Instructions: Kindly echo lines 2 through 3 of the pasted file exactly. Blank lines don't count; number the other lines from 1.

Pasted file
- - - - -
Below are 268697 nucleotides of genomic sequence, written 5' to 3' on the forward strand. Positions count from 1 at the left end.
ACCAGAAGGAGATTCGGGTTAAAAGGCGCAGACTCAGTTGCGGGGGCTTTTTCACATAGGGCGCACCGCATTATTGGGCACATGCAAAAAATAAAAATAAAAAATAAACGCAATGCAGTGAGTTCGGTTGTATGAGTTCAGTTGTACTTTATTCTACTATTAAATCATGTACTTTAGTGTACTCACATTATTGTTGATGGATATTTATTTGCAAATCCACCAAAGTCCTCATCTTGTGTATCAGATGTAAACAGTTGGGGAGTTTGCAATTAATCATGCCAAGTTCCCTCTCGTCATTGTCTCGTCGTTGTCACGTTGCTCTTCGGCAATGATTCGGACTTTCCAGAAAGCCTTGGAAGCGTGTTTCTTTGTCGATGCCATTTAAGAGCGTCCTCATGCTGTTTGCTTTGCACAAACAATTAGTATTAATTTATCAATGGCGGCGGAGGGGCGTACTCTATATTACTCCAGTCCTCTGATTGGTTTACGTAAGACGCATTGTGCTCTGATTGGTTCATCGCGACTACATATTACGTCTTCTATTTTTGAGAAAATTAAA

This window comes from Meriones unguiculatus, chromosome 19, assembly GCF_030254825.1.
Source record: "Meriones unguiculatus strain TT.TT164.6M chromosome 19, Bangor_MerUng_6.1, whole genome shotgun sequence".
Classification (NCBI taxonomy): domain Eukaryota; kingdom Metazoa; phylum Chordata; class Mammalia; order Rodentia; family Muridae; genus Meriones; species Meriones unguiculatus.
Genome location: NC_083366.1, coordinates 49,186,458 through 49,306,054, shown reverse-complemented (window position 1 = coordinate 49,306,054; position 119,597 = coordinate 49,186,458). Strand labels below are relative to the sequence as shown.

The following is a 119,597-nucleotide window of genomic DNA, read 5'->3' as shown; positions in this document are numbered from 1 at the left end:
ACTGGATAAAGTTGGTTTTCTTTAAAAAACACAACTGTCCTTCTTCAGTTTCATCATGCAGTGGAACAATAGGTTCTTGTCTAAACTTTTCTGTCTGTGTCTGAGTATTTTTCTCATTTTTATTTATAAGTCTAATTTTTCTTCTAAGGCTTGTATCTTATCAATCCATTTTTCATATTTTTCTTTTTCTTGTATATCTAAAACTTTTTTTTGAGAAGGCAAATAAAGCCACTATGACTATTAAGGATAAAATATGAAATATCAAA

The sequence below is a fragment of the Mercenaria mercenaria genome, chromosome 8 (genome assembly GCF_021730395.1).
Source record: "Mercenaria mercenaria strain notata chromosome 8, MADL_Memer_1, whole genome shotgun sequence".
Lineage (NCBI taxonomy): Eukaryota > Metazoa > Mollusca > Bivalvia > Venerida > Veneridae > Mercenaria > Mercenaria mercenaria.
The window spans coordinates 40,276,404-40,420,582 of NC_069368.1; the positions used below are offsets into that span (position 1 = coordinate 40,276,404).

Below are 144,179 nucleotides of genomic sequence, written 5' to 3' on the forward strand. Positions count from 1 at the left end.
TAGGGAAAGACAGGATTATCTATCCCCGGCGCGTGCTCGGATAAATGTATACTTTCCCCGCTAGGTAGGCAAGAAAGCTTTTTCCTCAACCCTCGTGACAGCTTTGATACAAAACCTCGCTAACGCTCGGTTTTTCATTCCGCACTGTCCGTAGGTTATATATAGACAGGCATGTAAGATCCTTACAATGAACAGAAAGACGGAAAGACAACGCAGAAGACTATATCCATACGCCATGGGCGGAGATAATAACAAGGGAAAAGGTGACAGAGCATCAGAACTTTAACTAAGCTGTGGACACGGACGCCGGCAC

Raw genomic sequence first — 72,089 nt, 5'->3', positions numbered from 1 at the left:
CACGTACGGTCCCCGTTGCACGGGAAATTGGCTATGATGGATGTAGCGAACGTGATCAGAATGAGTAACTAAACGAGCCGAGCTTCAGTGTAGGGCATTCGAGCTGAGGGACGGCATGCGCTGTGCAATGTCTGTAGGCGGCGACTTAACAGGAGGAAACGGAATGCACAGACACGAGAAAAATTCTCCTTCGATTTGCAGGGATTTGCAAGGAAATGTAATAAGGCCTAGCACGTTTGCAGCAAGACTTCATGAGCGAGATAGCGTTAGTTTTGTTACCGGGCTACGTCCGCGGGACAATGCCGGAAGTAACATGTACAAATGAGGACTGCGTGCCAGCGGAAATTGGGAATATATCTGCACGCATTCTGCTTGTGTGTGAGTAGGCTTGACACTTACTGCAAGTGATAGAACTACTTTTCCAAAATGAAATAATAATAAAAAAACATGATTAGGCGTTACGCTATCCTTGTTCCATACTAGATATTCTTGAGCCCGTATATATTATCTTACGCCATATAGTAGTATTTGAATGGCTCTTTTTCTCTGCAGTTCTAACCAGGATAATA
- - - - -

ACCAGAAGGAGATTCGGGTTAAAAGGCGCAGACTCAGTTGCGGGGGCTTTTTCACATAGGGCGCACCGCATTATTGGGCACATGCAAAAAATAAAAATAAAAAATAAACGCAATGCAGTGAGTTCGGTTGTATGAGTTCAGTTGTACTTTATTCTACTATTAAATCATGTACTTTAGTGTACTCACATTATTGTTGATGGATATTTATTTGCAAATCCACCAAAGTCCTCATCTTGTGTATCAGATGTAAACAGTTGGGGAGTTTGCAATTAATCATGCCAAGTTCCCTCTCGTCATTGTCTCGTCGTTGTCACGTTGCTCTTCGGCAATGATTCGGACTTTCCAGAAAGCCTTGGAAGCGTGTTTCTTTGTCGATGCCATTTAAGAGCGTCCTCATGCTGTTTGCTTTGCACAAACAATTAGTATTAATTTATCAATGGCGGCGGAGGGGCGTACTCTATATTACTCCAGTCCTCTGATTGGTTTACGTAAGACGCATTGTGCTCTGATTGGTTCATCGCGACTACATATTACGTCTTCTATTTTTGAGAAAATTAAA

This window comes from Meriones unguiculatus, chromosome 19, assembly GCF_030254825.1.